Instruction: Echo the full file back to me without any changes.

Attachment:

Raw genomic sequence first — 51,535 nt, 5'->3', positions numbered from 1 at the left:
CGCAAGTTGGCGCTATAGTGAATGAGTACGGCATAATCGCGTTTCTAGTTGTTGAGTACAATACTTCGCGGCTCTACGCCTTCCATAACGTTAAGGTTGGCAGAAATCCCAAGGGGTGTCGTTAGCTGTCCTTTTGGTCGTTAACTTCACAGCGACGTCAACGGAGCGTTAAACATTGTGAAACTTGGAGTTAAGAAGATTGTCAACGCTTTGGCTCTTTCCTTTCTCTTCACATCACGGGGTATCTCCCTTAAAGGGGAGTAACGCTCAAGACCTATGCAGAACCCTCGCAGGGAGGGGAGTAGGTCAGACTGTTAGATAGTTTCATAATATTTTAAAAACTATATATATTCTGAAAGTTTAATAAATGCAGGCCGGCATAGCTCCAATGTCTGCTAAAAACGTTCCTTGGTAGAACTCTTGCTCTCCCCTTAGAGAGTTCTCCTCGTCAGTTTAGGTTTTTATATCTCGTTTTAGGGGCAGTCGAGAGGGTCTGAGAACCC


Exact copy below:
Raw genomic sequence first — 51,535 nt, 5'->3', positions numbered from 1 at the left:
CGCAAGTTGGCGCTATAGTGAATGAGTACGGCATAATCGCGTTTCTAGTTGTTGAGTACAATACTTCGCGGCTCTACGCCTTCCATAACGTTAAGGTTGGCAGAAATCCCAAGGGGTGTCGTTAGCTGTCCTTTTGGTCGTTAACTTCACAGCGACGTCAACGGAGCGTTAAACATTGTGAAACTTGGAGTTAAGAAGATTGTCAACGCTTTGGCTCTTTCCTTTCTCTTCACATCACGGGGTATCTCCCTTAAAGGGGAGTAACGCTCAAGACCTATGCAGAACCCTCGCAGGGAGGGGAGTAGGTCAGACTGTTAGATAGTTTCATAATATTTTAAAAACTATATATATTCTGAAAGTTTAATAAATGCAGGCCGGCATAGCTCCAATGTCTGCTAAAAACGTTCCTTGGTAGAACTCTTGCTCTCCCCTTAGAGAGTTCTCCTCGTCAGTTTAGGTTTTTATATCTCGTTTTAGGGGCAGTCGAGAGGGTCTGAGAACCC